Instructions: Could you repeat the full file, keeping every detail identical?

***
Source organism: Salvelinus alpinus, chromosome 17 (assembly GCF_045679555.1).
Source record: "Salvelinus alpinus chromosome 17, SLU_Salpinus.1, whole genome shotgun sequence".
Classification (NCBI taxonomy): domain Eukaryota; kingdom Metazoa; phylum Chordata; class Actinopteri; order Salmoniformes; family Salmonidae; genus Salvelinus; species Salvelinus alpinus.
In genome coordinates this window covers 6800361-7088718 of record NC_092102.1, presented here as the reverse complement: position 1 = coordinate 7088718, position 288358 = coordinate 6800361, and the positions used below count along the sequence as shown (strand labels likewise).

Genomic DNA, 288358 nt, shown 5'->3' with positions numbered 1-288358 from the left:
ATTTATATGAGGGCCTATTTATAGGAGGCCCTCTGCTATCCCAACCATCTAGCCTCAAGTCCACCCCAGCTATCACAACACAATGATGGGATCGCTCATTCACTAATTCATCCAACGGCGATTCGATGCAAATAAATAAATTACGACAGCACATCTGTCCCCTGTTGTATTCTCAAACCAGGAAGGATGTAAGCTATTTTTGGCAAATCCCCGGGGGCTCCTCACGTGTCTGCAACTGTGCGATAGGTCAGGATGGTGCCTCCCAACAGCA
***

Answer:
Source organism: Salvelinus alpinus, chromosome 17 (assembly GCF_045679555.1).
Source record: "Salvelinus alpinus chromosome 17, SLU_Salpinus.1, whole genome shotgun sequence".
Classification (NCBI taxonomy): domain Eukaryota; kingdom Metazoa; phylum Chordata; class Actinopteri; order Salmoniformes; family Salmonidae; genus Salvelinus; species Salvelinus alpinus.
In genome coordinates this window covers 6800361-7088718 of record NC_092102.1, presented here as the reverse complement: position 1 = coordinate 7088718, position 288358 = coordinate 6800361, and the positions used below count along the sequence as shown (strand labels likewise).

Genomic DNA, 288358 nt, shown 5'->3' with positions numbered 1-288358 from the left:
ATTTATATGAGGGCCTATTTATAGGAGGCCCTCTGCTATCCCAACCATCTAGCCTCAAGTCCACCCCAGCTATCACAACACAATGATGGGATCGCTCATTCACTAATTCATCCAACGGCGATTCGATGCAAATAAATAAATTACGACAGCACATCTGTCCCCTGTTGTATTCTCAAACCAGGAAGGATGTAAGCTATTTTTGGCAAATCCCCGGGGGCTCCTCACGTGTCTGCAACTGTGCGATAGGTCAGGATGGTGCCTCCCAACAGCA